BBC Briefing - Housing

Demand for homes has increased, fuelled in part by a rising population, but construction work has failed to keep up with the pace of that demand.

This BBC Briefing estimates that the size of the housing supply gap - the difference between the available stock and the number of homes needed for everyone to have a decent place to live - may be in excess of one million homes.

What to do about it is a question that divides policymakers, economists and the public.

There is no single easy solution - it all depends on your circumstances and where you live.

The situation is made more complicated because responsibility for housing policy is spilt between different bodies. And over the past 40 years, direct government powers to increase housing supply have given way to more private sector involvement.

At the same time, public awareness of housing as an issue is increasing. Homelessness and overcrowding are on the rise, home ownership has been declining and there is a shortage of social homes.

That's why housing has been chosen as the third topic for the BBC Briefing - a series of in-depth online guides analysing the big issues in the news.

The housing guide aims to provide useful context, reliable data and evidence in one place, which you can read wherever you are.

Credit, BBC, February 2020.  Read the full briefing here

Some key statistics from the report:

  • Homelessness affects 140,000 families, including an estimated 120,000 adults and 200,000 children. Most homeless people are not living on the street but in temporary accommodation or shelters, or are sleeping on friends’ sofas
  • The number of people sleeping rough – more than 5,000 - has almost tripled since 2010
  • In England, 85,000 households are in temporary accommodation, such as short-term private rentals; temporary social housing stock; and B&Bs and hostels - with an additional 10,000 on the waiting list for such accommodation
  • In April 2018, there were 1.11 million households on English local authority waiting lists, down from a peak of just over 1.8 million in 2012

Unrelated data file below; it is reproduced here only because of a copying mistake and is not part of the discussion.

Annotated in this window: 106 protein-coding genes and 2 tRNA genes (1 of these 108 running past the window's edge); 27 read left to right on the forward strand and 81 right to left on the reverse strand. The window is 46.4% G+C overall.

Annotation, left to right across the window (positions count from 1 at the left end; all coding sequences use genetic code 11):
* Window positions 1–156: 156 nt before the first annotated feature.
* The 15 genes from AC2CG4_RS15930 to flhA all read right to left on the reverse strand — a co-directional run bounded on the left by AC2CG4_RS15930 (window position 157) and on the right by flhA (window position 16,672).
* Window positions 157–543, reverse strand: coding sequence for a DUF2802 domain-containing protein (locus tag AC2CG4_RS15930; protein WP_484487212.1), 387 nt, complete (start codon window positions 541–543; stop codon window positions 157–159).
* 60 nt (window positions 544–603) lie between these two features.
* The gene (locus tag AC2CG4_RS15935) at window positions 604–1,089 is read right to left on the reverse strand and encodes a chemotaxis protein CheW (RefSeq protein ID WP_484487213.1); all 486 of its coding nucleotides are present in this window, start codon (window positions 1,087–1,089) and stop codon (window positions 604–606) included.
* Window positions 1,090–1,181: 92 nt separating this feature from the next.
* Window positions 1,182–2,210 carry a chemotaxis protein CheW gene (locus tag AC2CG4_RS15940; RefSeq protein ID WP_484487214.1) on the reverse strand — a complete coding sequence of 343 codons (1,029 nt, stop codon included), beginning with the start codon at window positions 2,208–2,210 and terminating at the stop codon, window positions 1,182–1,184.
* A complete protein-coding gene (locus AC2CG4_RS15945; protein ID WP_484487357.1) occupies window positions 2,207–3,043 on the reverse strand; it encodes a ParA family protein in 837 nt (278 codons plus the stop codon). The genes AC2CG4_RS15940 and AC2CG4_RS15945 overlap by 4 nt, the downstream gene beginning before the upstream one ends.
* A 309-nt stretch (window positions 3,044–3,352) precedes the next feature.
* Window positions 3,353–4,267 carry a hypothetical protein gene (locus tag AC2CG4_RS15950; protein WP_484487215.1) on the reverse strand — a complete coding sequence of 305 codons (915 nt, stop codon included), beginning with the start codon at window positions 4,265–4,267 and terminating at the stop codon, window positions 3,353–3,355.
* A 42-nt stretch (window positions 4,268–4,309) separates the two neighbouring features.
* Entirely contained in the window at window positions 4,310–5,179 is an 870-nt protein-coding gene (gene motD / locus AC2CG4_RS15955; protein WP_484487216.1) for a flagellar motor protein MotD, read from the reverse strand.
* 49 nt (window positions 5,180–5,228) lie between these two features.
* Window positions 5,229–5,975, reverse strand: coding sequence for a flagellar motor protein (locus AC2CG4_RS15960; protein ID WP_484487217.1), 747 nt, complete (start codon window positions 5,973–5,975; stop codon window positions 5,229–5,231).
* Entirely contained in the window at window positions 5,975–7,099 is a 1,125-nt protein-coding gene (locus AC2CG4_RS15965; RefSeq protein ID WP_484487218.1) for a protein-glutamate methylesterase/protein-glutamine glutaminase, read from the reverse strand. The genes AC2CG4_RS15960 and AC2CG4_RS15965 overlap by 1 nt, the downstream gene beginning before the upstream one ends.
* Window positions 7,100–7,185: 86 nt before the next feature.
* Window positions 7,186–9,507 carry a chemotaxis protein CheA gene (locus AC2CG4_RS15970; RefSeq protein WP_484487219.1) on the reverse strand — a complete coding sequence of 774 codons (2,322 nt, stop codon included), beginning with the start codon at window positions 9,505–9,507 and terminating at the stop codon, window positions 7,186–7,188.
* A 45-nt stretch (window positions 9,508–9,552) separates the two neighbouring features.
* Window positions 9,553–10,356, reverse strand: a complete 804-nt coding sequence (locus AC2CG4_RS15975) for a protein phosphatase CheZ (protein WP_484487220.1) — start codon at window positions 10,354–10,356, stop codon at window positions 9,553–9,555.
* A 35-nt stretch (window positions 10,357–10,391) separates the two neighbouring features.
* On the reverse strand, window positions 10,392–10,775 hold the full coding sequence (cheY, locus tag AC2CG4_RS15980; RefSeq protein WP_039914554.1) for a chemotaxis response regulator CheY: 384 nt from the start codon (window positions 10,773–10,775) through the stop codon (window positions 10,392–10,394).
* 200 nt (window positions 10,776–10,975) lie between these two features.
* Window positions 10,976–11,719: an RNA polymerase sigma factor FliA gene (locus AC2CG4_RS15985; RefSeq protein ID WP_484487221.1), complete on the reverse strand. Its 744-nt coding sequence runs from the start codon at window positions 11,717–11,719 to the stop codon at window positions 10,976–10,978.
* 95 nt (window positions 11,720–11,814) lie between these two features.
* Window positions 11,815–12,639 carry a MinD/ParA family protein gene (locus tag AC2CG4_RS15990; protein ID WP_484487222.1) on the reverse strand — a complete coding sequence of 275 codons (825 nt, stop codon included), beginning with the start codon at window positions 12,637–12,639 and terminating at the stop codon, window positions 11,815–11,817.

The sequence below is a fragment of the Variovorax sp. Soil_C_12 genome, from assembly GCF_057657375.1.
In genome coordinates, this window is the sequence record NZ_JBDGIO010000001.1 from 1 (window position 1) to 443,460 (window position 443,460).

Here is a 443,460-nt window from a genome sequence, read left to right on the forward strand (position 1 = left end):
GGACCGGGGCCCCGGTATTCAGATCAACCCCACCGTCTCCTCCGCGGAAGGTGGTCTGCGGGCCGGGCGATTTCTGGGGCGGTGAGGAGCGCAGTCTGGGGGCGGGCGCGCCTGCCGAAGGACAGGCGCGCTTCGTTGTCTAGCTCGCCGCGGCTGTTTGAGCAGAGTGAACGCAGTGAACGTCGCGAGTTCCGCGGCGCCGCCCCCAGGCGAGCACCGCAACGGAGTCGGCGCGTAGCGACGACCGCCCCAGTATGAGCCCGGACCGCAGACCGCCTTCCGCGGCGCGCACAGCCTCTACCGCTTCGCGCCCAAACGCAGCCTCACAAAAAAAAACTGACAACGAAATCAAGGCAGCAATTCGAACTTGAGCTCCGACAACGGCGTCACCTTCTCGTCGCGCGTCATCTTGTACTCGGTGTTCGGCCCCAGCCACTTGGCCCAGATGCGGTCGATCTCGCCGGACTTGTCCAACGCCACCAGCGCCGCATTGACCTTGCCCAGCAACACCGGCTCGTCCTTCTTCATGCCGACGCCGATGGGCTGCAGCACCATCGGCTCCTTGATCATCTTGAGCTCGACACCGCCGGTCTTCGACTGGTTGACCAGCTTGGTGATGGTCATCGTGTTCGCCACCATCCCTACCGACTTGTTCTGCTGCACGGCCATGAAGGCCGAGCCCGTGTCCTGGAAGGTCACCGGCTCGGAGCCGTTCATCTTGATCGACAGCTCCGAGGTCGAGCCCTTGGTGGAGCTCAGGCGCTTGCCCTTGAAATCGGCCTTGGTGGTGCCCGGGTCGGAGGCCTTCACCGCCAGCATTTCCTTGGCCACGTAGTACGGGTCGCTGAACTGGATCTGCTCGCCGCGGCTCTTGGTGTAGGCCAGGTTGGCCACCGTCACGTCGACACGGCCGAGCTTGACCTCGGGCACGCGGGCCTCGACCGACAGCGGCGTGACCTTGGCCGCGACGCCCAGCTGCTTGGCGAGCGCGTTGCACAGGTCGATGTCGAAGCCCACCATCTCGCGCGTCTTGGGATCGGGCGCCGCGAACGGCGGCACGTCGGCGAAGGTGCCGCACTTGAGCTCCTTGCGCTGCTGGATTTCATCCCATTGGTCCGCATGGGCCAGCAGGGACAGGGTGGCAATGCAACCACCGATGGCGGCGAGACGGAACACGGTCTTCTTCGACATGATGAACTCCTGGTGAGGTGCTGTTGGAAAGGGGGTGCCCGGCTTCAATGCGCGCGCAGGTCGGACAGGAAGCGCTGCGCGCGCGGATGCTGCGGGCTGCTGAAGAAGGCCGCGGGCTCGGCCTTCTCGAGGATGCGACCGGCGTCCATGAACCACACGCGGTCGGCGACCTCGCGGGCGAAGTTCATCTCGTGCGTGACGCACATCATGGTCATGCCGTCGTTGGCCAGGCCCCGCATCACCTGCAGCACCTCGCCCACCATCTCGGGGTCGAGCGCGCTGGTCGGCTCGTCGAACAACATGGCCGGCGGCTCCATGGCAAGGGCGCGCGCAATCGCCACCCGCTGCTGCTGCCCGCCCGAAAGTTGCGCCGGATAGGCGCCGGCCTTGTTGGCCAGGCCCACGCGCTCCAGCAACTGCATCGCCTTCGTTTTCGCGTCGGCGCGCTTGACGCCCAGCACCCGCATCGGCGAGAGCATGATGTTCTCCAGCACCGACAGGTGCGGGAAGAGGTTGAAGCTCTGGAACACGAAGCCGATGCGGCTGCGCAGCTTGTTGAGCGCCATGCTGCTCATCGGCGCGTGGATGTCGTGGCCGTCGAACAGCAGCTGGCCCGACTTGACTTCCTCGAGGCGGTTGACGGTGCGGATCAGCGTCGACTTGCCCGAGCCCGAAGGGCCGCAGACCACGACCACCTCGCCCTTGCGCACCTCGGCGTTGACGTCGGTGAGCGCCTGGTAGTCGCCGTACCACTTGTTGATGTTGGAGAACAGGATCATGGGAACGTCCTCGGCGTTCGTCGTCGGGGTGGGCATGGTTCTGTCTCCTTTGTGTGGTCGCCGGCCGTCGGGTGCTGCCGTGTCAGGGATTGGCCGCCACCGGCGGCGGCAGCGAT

• “Non-decent”: The government defines a home as “non-decent” when it is not in a reasonable state of repair, does not have reasonably modern facilities and services, or has ineffective insulation or heating. According to the English Housing Survey, 4.3 million households in England were living in “nondecent” homes in 2018 - about one-sixth of all households
  • In 2018 the average age of a first-time-buyer was 30 – only a slight increase on 40 years ago partly because poorer people, who are unlikely to get on the property ladder, are not reflected in the figures
  • The majority of homes in the UK, almost two-thirds, are owner-occupied
  • The remainder are rented, with ownership split between the public and the private sectors. The private sector is now almost twice the size of the public sector
  • Compared with other European countries, the UK: has the largest proportion of homes built before 1970 and the second-highest proportion built before 1919
  • Houses account for 80% of the UK’s housing stock and flats just 20%
  • The rental costs of a given property are 30-50% higher than buying the same property over, say, a 10- year period
  • Those renting a property pay 3.5% - 4% of its value each year, but end up with no asset, and tend to pay more in rent as the value of the property increases
  • UK house prices have grown faster than incomes: between 1997 and 2017 house prices rose 260% on average, while average income grew only 70%
  • In 1968 the average UK house price was £3,600; in 2019 it was £229,000. If grocery prices had increased at the same rate as house prices, a four-pint carton of milk would cost £10.45 today and a chicken £51.18
  • There has been a significant increase in the number of households composed of single adults and couples without children over the last 20 years
  • Overall the stock of social housing has declined over 40 years by two million homes
  • In 2018 the number of private completions was 164,000 compared with 200,000 in 1964
  • Whereas the decline in social housing was fairly steady, private housebuilding rates have been more volatile, with substantial reductions following recessions in the late 1980s and 2008
  • Over the past decade, an average of 175,000 social and private homes have been completed, substantially fewer than the average of 285,000 in the 1950s